Chamber of commerce hears economic updates
The Indiana County Chamber of Commerce held its monthly board meeting Thursday at St. Andrew’s Village.
The board discussed many issues including business inquiries and expansions, education, energy, promotion and recent events. There was positive news on many levels that bodes well for Indiana County’s economic future.
Chamber President Jim Struzzi said the chamber added five new members and had 33 renewals in February, bringing the membership to 672 members. Unfortunately, the chamber lost several members in February due to economic reasons. While the chamber is based on membership and works hard to promote its members, it also exists to support all Indiana County businesses, Struzzi said. To that end, he encouraged businesses that may be struggling to contact the chamber.
With the chamber’s help, Gatti Pharmacy held a ribbon-cutting ceremony and a daylong celebration followed by a Chamber Business After Hours at its new location at 1024 Philadelphia St. in Indiana. As a new feature, the chamber is creating promotional videos for businesses that host business after hours events. Videos from previous events can be also found on the chamber’s YouTube channel and social media.
The February Chamber Check-In at the chamber office was well-attended, including many new members and first-time visitors. These open houses give members an opportunity to network over coffee and doughnuts with other businesses and learn about what’s happening with the chamber. The next event is at 8 a.m. on March 29. The chamber also had a great happy hours at Levity Brewing in February.
At Thursday’s board meeting, Struzzi unveiled an exciting opportunity for chamber member businesses.
Through a partnership with Comcast Spotlight, the chamber is offering significant discounts for television advertising across many key Comcast networks during peak periods for members only. Packaged with a brief chamber message touting Indiana County businesses, participating members can save 50 percent on commercial production costs and 35 percent on advertising rates. The program is being finalized and will be rolled out to chamber members in the next couple of weeks.
“We saw this as a great opportunity for smaller businesses in the community that may not have a large budget for television advertising to gain incredible exposure across the region,” Struzzi said. “It also give us an opportunity to promote Indiana County overall. If our chamber member businesses succeed and we bring more people here, we are all successful.”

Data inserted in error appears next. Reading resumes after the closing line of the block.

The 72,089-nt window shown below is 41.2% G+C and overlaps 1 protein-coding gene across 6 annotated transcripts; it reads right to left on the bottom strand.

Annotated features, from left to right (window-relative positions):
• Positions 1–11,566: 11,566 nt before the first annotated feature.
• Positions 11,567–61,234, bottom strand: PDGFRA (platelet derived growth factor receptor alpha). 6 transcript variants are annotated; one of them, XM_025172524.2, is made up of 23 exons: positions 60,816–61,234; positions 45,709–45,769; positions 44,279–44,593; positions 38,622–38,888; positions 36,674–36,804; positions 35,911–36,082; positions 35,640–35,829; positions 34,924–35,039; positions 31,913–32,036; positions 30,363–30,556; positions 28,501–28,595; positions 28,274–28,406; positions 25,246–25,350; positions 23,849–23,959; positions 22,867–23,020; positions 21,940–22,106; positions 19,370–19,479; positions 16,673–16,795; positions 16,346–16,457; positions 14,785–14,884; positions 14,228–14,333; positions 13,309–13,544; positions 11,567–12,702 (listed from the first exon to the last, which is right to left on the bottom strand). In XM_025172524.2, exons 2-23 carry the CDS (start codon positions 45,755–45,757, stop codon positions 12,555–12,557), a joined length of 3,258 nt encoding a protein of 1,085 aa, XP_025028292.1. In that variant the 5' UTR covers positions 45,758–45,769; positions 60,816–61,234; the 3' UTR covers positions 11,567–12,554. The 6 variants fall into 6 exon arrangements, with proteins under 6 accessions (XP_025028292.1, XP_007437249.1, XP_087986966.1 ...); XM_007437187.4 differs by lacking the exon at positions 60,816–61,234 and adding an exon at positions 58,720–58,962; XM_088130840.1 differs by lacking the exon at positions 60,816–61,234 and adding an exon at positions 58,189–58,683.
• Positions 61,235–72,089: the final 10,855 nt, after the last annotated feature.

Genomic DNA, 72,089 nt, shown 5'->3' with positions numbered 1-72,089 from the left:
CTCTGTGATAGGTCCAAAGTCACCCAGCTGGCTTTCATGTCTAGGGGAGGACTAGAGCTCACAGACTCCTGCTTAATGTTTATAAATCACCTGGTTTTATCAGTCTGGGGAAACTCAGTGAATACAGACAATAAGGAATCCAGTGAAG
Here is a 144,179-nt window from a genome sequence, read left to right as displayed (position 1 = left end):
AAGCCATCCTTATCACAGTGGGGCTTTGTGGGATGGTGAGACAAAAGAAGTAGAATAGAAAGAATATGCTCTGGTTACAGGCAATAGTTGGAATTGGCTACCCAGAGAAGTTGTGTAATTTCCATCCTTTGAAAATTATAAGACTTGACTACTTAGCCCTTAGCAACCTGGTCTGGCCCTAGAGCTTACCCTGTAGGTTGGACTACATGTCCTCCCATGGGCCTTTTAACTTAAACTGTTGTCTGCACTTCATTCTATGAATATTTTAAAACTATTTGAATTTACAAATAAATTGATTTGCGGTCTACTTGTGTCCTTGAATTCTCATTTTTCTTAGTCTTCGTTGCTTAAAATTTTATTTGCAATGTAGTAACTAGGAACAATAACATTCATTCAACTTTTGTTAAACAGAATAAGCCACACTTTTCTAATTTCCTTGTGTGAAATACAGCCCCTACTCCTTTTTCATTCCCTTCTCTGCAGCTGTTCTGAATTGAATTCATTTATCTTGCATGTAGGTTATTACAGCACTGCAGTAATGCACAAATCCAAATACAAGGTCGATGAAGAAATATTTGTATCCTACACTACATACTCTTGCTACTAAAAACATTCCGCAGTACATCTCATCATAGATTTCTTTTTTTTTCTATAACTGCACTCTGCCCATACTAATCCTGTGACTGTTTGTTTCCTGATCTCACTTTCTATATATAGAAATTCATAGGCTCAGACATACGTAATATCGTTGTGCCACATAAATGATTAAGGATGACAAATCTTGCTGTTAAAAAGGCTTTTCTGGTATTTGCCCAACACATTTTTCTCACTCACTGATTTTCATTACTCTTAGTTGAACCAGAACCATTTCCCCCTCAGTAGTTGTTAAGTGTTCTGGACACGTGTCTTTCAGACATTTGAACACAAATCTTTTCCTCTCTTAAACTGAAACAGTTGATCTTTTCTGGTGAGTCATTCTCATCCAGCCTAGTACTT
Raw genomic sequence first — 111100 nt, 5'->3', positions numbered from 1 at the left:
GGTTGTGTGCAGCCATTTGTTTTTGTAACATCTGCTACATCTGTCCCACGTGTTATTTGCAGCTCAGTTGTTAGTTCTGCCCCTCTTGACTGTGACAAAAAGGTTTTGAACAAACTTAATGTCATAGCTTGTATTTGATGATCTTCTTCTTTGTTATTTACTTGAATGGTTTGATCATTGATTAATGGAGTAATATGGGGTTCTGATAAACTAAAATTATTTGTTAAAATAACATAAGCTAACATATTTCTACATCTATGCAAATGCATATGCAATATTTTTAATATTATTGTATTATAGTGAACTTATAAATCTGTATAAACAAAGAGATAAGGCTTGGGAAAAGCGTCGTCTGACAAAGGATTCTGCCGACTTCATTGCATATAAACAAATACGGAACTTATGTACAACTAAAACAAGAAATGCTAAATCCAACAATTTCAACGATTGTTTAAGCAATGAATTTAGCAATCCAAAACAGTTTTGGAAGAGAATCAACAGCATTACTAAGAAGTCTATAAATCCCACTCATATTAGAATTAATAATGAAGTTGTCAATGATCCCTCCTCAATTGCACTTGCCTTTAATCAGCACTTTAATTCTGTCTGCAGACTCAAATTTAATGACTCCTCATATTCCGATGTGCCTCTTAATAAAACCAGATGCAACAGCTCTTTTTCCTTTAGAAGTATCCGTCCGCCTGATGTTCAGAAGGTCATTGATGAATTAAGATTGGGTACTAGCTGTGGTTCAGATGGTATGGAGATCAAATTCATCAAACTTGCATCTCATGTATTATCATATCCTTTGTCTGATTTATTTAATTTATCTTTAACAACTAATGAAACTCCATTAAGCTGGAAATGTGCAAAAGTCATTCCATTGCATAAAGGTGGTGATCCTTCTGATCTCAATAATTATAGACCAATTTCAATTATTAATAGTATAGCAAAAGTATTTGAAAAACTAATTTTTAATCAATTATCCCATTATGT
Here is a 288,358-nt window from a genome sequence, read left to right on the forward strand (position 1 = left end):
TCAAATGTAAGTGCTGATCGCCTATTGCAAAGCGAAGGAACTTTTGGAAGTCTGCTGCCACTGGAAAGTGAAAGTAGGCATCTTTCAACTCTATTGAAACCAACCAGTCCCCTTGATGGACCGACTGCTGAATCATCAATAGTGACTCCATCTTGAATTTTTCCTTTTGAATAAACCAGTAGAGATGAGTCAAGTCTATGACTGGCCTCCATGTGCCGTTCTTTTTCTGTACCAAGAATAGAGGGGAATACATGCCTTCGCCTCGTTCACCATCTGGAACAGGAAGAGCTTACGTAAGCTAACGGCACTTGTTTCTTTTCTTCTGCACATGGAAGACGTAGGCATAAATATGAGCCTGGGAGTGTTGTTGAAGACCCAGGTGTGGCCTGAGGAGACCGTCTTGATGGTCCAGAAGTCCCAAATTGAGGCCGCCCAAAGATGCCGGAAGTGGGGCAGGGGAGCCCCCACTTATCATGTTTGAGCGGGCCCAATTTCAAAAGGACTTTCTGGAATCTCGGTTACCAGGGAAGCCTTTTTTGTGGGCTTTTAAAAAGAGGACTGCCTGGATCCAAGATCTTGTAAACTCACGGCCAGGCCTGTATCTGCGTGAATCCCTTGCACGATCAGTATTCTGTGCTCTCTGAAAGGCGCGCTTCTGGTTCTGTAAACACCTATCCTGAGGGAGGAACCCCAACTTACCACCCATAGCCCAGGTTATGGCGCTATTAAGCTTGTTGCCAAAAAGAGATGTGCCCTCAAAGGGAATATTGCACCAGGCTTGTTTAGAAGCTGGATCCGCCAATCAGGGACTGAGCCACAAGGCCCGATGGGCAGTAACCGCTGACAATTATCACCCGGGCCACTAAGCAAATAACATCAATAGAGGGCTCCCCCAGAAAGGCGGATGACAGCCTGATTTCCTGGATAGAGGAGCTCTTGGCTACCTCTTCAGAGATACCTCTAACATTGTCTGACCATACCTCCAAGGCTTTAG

The region will see economic impacts not realized in the area for many decades through the construction of the Shell Cracker Plant in Beaver County. There will be opportunities across western Pennsylvania that should stimulate the local economy. By “cracking” ethane from natural gas, the plant will create materials used to produce many plastic-based products, cleaning products and more. These products will be shipped to within a 700-mile radius of the Shell plant.
That is why Struzzi and Byron Stauffer, executive director of the Indiana County Office of Planning and Development, recently participated in a one-day conference exploring the petrochemical industry and the opportunities the cracker plant will bring to the area. The county has the space, incentives, resources and infrastructure to support plastics manufacturers. The goal is to be ready with new companies here that will utilize the products created by the plant.
In addition, the Indiana County economic development team is looking at the Gulf Coast region of Louisiana — the petrochemical epicenter of the United States — to mirror what their communities did to capitalize on the industry. The conference, held March 8 in Titusville, featured many speakers on a variety of topics related to petrochemical production and the workforce needed to support the industry. More than 400 people attended. Several of the speakers came from Louisiana and provided great insight based on their experiences on how to prepare for this great opportunity coming to western Pennsylvania.
Chamber Marketing Manager Annie Rizzo gave an update on the chamber’s marketing efforts and upcoming spring membership drive which will again include free radio ads on Forever Media for new members, prizes and the member referral contest. Rizzo also shared a new program created by the chamber and Planful LLC to offer free social media training at various levels for chamber members. And the chamber’s social media presence continues to grow. In February, the chamber’s social media outreach had 4,000 new impressions from first-time viewers, Rizzo said.
County Commissioner Rod Ruddock said the commissioners are concerned with the proposed reduction or elimination of Community Development Block Grant and the impacts this could have locally. He also mentioned the recent release of the Regional Transportation Alliance Imagine Transportation 2.0 report, a vision for a better transportation future in the greater Pittsburgh region. The vision includes seven principles the RTA believes provide guidance for the region to make decisions and investments that achieve better mobility for all.
These principles are further illustrated by 50 Ideas to Explore, which serve as examples of what those changes could look like.
“The RTA is looking at where we are today and where we need to be in 20 years,” Ruddock said.
Indiana University of Pennsylvania President Dr. Mike Driscoll said projections are looking good for fall 2017 enrollments, due to effective marketing and recruitment without weakening admission standards in challenging financial times.
As it was announced recently, the state system will be moving forward with a review process to look for improvement opportunities. Driscoll said a consultant has been engaged and will be begin visiting state system universities in April. He looks forward to their visit to IUP.
“IUP is in a strong position,” he said. “I look at it as an opportunity to make things better and make other universities as strong as we are.”
Driscoll was also recently appointed as board member with the Center for Rural Pennsylvania, which focuses on issues in rural areas, including addiction, safety, economic development and others. He said it will provide opportunities to compare best practices.